How to Become A Home Health Aide

People who work as heath aides in different home environments and help their clients in performing various day-today tasks are called Home Health Aides.

Should I Become a Home Health Aide?

Typically, Home Health Aides help patients who have certain physical or mental health issues and cannot perform tasks that involve physical movement and strength. Common duties of people in this profession include,

  • Cooking meals
  • Helping clients take baths/showers
  • Run various errands inside/outside the house
  • Keep track of medications and so on

Education Required

Although no formal education is required, a high school diploma or equivalent is preferred by employers

Major Requirement

Not Applicable


Requirements vary by state but, CPR or NAHC certifications may be required


Formal training may be required by some states

Key Skills

Detail-oriented, Patience, Integrity, Stamina and Communication skills

Annual Mean Salary


Job Outlook

36% for Home Health Aides and Personal Care Aides (Much faster than average)

Source: U.S. Bureau of Labor Statistics (2018)

As per the data reported by the U.S. Bureau of Labor Statistics in 2018, the Home Health Aides earned an annual mean income of $25,330 which approx. amounts to $12.18 mean wage per hour. In addition to that, BLS reported the Social Advocacy Organizations as the highest paying industry with an annual mean income of $42,290. Apart from that, BLS website listed New York as the state with the highest level of employment (191,820) and Nevada as the top paying state for this career with an annual mean salary of $35,450.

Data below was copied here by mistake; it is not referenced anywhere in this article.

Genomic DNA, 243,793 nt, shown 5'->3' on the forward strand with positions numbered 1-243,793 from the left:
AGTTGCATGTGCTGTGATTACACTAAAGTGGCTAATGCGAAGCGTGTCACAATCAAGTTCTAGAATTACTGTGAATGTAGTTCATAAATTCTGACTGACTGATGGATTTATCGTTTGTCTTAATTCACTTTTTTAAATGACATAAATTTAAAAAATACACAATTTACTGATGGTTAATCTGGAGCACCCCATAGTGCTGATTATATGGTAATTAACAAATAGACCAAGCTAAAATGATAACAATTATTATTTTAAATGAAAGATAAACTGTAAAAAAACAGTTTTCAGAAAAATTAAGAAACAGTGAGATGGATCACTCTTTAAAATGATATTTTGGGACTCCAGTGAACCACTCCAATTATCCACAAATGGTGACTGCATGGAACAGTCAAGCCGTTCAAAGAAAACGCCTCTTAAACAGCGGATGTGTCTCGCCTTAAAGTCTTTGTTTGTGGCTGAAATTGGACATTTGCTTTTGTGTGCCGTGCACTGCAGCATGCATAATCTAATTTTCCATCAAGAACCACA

Career Requirements

Individuals who work in this profession are required to have excellent interpersonal or communication skills since they are required to understand their clients’ needs and work with them in close proximity. Employers prefer hiring candidates who are compassionate, competent, physically fit and active, respectful, detail-oriented and have an overall professional demeanor. Adhering to the employers’ rules is a very important aspect of this job. Home Health Aids must be trained in dressing wounds and have basic understanding of medical terms to follow instructions provided by healthcare professionals. Clients prefer working with individuals who make them feel comfortable and are reliable.

Steps to Becoming a Home Health Aide

If you want to help others in need and work as a Home Health Aide, you need to go through the guidelines given below.

Step-1: Educational Requirements

Although this field does not require formal education or training but completing a high school diploma or a GED is a must. Home Health Aides may also complete some non-degree courses or certifications from community, vocational or technical colleges to advance their careers.

Step-2: Training   

Even though no formal training is needed, Home Health Aides may get some training in house chores. For instance, they may learn to cook various nutritious dishes to cater dietary requirements or their clientele. In addition to that, they may acquire some medical training regarding cleaning and dressing wounds or performing first-aid etc.

Some states require Home Health Aides to acquire state approved certifications and requirements vary for each state. Some states offer special programs with a combination of on-the-job training in areas like, nutrition, recording vital signs, treating infectious wounds, techniques of maintaining personal hygiene and so on.

Step-3: Licensure or Certifications

As mentioned above, licensure or certification is optional. However, a few states require its Home Health Aides to at least have formal training to be certified. The requirements of certifications vary for each state. Typically, completing a formal training program from a community, technical or vocational college, clearing a written exam and a background check are pre-requisites to getting certified.

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